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Cowichan school trustee candidates answer questions on SOGI, pandemic protocols

Election to be held Oct. 15
Most of the trustee candidates for the Cowichan Valley’s school board showed up for an all-candidates meeting in Lake Cowichan on Sept. 30. Pictured is 13 of the 18 candidates waiting their turn to address the audience. (Robert Barron/Citizen)

In some school districts in B.C., how schools approach the subjects of sexual orientation and gender identity (SOGI) as well as pandemic protocols in schools have emerged as major issues for many candidates during the upcoming trustee elections on Oct. 15.

The Cowichan Valley Citizen reached out to the 18 candidates in the Cowichan Valley school district and asked what their thoughts are on these issues.

Just eight responded by press time.

Most of the candidates who contacted the paper pointed out that SOGI is not part of the curriculum that is being taught in the province’s schools.

However, they said the SOGI 123 program, which is supported by the Ministry of Education, is a resource that teachers can choose to access to help schools celebrate diversity and to build an environment where all students belong, thrive and focus on their learning.

Incumbent trustee Johanne Kemmler said that Education Minister Jennifer Whiteside released a joint statement on support for SOGI in September, and she agrees with this statement and will stand for and strongly defend a school system that allows children to express themselves in their own unique way.

“The goal of SOGI-inclusive education is for everyone to understand the diverse society we live in and to feel safe, valued and respected,” she said.

“However, it is very concerning to me that the questions that have driven this election are these two. Where are our opportunities to share, and ask about, important issues such as Truth and Reconciliation, mental health supports, graduation rates, safety in schools, and the implementation of our strategic plan? It is sad to me that we have spent so much time on these subjects and not [on the others listed above].”

Cindy Lise said SOGI 123 is one tool in conjunction with many, such as anti-bullying, empathy and social justice programs, that build strong and supportive learning environments for all.

She said there are so many factors that make for a strong public school system.

“Tools that help teachers, help students which help us all,” Lise said.

“As a trustee, I will stand in full support of the Community of Care pledge (which can be found at and the BC Human Rights Code and will uphold my responsibility to promote these values. If there are questions or concerns, parents can talk directly to their child’s teachers about their approach to the SOGI 123 curriculum to help understand what this means for their experiences in the classroom. The relationship between parents, teachers and students is built on trust and open communication.”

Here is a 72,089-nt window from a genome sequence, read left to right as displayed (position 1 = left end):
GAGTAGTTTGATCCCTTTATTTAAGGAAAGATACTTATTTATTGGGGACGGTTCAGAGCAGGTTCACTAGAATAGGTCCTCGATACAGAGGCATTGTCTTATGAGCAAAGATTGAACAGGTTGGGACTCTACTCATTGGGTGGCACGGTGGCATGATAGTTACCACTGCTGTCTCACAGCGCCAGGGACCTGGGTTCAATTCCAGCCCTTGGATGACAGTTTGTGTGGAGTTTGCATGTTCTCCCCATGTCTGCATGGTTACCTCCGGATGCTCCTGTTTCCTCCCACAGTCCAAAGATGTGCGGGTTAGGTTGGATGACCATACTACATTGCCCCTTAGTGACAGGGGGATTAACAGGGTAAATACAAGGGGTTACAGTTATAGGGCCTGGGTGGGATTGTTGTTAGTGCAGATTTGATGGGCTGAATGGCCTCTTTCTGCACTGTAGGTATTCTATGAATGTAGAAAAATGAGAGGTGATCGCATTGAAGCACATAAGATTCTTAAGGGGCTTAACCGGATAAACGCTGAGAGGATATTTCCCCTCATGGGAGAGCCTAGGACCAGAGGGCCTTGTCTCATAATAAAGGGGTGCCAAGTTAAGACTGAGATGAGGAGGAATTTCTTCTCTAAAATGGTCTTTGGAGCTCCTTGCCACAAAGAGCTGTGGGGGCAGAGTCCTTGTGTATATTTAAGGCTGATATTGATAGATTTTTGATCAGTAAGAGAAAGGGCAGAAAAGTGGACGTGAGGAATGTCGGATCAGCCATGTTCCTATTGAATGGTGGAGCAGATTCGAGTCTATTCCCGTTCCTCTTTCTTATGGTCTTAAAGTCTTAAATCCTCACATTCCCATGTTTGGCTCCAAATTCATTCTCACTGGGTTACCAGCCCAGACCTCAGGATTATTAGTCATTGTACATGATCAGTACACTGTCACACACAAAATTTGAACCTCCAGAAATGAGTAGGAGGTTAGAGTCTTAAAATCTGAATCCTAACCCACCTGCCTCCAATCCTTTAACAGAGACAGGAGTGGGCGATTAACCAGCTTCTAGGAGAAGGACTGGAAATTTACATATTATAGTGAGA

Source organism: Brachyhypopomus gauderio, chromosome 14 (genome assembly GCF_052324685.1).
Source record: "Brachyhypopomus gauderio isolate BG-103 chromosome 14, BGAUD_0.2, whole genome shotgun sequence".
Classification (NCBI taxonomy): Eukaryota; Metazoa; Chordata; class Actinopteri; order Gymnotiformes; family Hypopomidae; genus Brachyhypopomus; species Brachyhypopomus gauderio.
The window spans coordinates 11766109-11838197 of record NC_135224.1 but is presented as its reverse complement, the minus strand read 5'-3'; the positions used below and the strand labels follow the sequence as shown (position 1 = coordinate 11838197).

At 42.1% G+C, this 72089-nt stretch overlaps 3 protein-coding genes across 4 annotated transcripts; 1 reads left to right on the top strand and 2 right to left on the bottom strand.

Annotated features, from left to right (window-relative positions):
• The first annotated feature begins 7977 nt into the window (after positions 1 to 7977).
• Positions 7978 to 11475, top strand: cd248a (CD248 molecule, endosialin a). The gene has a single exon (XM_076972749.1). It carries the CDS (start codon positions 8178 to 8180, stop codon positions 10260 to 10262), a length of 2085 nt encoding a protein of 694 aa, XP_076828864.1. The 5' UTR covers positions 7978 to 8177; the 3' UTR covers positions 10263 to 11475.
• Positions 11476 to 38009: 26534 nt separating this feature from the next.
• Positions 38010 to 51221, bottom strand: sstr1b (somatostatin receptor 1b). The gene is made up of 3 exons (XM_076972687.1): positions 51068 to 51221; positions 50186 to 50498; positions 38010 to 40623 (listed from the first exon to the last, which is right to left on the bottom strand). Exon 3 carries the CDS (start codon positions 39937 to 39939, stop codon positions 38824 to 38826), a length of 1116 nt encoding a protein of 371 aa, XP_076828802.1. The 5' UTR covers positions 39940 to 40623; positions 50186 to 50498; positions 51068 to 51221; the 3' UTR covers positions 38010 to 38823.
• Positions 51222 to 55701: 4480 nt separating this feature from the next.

Patricia Dawn refused to participate in “colonized question formation tactics”.

She said it’s time to heal from the colonial appeal to destroy conquer and discriminate, to create divisions amongst the peoples, to continue with discrimination and to ensure an agenda that is fostered by global elites.

“So, just for clarity, I won’t be participating in your colonized format of malicious intent to harm the character of others, and to insure the supremacist protocol of the us-versus-them model which never gives to the unity of the community,” Dawn said.

Jennifer Strachan said, if elected, she will uphold practices and policies which support diversity and inclusion in the district.

“This too, appropriately so, is a policy directive from the BC Ministry of Education and Child Care, and I would respect my corporate responsibility in this regard,” she said.

“Teachers, as trusted adults in our schools, are provided informed material on SOGI to ensure, if asked by a student, they provide an unbiased and fact-based response. I support trusting our teachers to make decisions based on the individual circumstance involved. I will seek to understand all constituents’ viewpoints and, along with other board members, put the best interests of kids first.”

Eduardo Sousa said SOGI, like vaccine mandates, are not issues that trustees have control over as they are ministry directives.

He said SOGI is a means to ensure that the province’s school system is complying with the BC Human Rights Code, which was amended in 2016 to ensure that gender identity and expression are protected.